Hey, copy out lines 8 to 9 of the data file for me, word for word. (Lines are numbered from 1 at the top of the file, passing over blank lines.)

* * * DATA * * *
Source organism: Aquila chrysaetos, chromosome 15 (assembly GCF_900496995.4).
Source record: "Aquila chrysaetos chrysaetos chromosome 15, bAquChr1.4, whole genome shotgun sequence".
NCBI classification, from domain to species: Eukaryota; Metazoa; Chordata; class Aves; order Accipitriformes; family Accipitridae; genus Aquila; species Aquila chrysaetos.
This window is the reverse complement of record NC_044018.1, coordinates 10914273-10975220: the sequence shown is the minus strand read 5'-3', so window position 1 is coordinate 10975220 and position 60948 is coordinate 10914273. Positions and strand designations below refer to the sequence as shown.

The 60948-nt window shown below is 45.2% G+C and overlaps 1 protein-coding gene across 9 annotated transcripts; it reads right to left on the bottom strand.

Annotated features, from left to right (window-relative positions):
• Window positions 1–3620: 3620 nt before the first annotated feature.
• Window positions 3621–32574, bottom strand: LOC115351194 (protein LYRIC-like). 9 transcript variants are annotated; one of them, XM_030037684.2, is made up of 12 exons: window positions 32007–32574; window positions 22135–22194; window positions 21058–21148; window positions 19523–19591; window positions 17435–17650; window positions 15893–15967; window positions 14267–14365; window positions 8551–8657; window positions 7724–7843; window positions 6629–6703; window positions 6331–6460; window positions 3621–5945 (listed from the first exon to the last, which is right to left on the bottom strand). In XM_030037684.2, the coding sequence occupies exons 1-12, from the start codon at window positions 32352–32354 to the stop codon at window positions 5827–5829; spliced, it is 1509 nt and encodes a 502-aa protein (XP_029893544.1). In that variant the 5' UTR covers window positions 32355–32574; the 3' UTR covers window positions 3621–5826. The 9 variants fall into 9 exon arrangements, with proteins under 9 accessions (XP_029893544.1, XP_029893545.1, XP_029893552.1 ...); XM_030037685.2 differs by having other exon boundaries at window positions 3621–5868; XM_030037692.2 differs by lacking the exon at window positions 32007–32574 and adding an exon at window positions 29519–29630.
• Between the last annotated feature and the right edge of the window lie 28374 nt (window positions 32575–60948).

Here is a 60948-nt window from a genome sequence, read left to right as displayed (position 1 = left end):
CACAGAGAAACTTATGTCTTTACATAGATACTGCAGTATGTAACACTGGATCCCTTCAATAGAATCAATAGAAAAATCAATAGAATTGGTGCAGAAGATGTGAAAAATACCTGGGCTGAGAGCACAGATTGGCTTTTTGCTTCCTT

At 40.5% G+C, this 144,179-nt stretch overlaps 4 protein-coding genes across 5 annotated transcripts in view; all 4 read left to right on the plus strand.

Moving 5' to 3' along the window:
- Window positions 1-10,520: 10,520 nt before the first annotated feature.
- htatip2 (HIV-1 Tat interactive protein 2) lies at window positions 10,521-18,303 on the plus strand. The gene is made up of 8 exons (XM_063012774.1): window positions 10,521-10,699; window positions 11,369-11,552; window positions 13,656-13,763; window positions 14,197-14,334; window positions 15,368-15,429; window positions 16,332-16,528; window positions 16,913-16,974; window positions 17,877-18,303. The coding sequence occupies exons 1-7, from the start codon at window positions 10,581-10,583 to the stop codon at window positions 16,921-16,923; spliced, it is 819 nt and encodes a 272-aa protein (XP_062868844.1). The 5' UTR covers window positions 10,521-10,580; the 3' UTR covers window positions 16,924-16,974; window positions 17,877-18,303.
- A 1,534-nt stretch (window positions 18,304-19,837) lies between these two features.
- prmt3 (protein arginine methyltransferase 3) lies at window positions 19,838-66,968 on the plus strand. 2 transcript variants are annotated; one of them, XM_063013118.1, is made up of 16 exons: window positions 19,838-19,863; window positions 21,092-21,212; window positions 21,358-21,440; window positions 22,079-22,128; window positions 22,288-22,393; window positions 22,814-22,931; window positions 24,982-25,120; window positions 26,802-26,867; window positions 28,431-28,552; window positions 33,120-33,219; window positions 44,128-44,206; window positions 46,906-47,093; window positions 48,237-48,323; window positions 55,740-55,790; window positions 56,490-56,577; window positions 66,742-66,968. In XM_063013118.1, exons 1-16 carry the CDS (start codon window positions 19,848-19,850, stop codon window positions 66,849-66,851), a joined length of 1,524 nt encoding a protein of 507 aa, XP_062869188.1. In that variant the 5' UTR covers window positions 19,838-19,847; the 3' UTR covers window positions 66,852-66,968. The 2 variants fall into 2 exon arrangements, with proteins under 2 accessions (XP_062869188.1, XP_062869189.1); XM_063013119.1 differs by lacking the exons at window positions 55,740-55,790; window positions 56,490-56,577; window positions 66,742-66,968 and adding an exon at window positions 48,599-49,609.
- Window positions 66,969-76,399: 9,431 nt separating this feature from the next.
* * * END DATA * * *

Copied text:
• Window positions 3621–32574, bottom strand: LOC115351194 (protein LYRIC-like). 9 transcript variants are annotated; one of them, XM_030037684.2, is made up of 12 exons: window positions 32007–32574; window positions 22135–22194; window positions 21058–21148; window positions 19523–19591; window positions 17435–17650; window positions 15893–15967; window positions 14267–14365; window positions 8551–8657; window positions 7724–7843; window positions 6629–6703; window positions 6331–6460; window positions 3621–5945 (listed from the first exon to the last, which is right to left on the bottom strand). In XM_030037684.2, the coding sequence occupies exons 1-12, from the start codon at window positions 32352–32354 to the stop codon at window positions 5827–5829; spliced, it is 1509 nt and encodes a 502-aa protein (XP_029893544.1). In that variant the 5' UTR covers window positions 32355–32574; the 3' UTR covers window positions 3621–5826. The 9 variants fall into 9 exon arrangements, with proteins under 9 accessions (XP_029893544.1, XP_029893545.1, XP_029893552.1 ...); XM_030037685.2 differs by having other exon boundaries at window positions 3621–5868; XM_030037692.2 differs by lacking the exon at window positions 32007–32574 and adding an exon at window positions 29519–29630.
• Between the last annotated feature and the right edge of the window lie 28374 nt (window positions 32575–60948).